The actual keyboard is fine for a shallow gaming laptop keyboard, with 1.5mm travel and decent island-style spacing between the keys. The touchpad is small and frill-free. Gamers will be using a mouse or game controller more often, but when you want to use this as a non-gaming laptop, which is probably most of the time, the touchpad is a letdown.
Performance and battery life
Performance was right in the middle of the pack when compared to similar high-end laptops with Nvidia 3070 and 3080-class GPUs. The performance boost from something like the Acer Predator Triton 500 SE, which we reviewed with an Intel Core i9 CPU and the Nvidia 3080 Ti GPU, shows what an extra $500 to $600 will get you, and you can configure the x15 R2 similarly. Based on the performance we saw, I still say the Core i7/3070 Ti combo is the overall best bang for the buck.
Battery life was decent for a gaming laptop, running for 5:12 in our video-streaming test, which admittedly isn't particularly challenging. Other 15-inch premium gaming laptops scored in the same 4- to 5-hour ballpark. Ironically, Dell's latest, had much shorter battery life.
My biggest overall issue with the system was how hot it got. Running games for a while, then pulling out the old temperature gun, the area just above the keyboard hit 130 degrees F. With the big rear vents (with its associated rear ports) and fans, you could probably keep your coffee cup next to the system to keep it warm. It's not a specific-to-Dell problem, but by squeezing a gaming laptop down to this thin a profile, it's inevitably going to be a more noticeable issue.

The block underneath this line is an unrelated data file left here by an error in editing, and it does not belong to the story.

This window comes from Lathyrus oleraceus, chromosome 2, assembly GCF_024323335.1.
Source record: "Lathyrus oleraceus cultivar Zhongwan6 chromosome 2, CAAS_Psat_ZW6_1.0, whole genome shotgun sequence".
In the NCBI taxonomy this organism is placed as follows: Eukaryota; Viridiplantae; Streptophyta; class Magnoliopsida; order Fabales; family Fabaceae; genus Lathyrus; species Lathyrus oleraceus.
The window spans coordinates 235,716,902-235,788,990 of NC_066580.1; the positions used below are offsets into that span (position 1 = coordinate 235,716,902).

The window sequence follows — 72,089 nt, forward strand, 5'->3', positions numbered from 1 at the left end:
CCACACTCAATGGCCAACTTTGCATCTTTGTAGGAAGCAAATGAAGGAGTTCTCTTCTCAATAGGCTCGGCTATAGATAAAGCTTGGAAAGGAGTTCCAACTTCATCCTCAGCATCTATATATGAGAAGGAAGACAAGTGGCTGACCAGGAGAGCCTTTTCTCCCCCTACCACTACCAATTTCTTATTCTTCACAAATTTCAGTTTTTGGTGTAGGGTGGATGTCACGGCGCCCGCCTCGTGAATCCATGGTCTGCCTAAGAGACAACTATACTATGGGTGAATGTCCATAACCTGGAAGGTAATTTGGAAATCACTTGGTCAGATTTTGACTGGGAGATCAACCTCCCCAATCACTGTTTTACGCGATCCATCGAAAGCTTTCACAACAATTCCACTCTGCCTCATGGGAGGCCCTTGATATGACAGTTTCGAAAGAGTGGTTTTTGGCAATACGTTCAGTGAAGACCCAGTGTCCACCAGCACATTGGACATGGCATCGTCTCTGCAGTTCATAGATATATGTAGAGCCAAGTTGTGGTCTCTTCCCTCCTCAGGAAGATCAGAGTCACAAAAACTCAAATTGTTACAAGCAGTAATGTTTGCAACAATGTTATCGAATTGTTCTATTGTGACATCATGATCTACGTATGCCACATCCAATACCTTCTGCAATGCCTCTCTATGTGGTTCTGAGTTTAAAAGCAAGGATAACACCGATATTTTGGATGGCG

My other gripe is the somewhat impenetrable Alienware Command Center software for controlling system functions, including the various lighting zones, fan speed and other system details. It's clunky, opaque and makes arranging custom lighting much more difficult than it needs to be. It feels like the Dell UX team never got near this one. I'm not the only person that feels this way.
Despite these issues, and a general sense that gaming laptop innovation has hit a bit of a plateau in the past few years, the slim Alienware x15 R2 has earned a place on my short list of premium gaming laptops to strongly consider if you're thinking about making a multiyear investment.
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|Alienware x15 R2||Microsoft Windows 11 Home; 2.3GHz Intel Core i7-12700H; 32GB DDR5 6,400MHz; 8GB Nvidia GeForce RTX 3070 Ti; 512GB SSD||
|Razer Blade 15 (2022)||Microsoft Windows 11 Home; 2.4GHz Intel Core i7-12800H; 16GB DDR5 4,800MH; 8GB Nvidia GeForce RTX 3070Ti; 1TB SSD||
|Origin PC Evo17-S||Microsoft Windows 11 Home; 2.9GHz Intel Core i9-12900H; 32GB DDR5 4,800MHz; 16GB Nvidia Geforce RTX 3080Ti; 1TB SSD||
|Acer Predator Triton 500 SE (2022)||Microsoft Windows 11 Home; 2.9GHz Intel Core i9-12900H; 16GB DDR5 4,800MHz; 16GB Nvidia Geforce RTX 3080Ti; 1TB SSD||
|Lenovo Legion 5i Pro||Microsoft Windows 11 Home; 2.3GHz Intel Core i7-12700H; 16GB DDR5 6,400MHz; 8GB Nvidia GeForce RTX 3070 Ti; 512GB SSD||
|Acer Nitro 5 AN515-58||Microsoft Windows 11 Home; 2.5GHz Intel Core i5-12500H; 16GB DDR4 3,200MHz; 6GB Nvidia GeForce RTX 3060; 512GB SSD||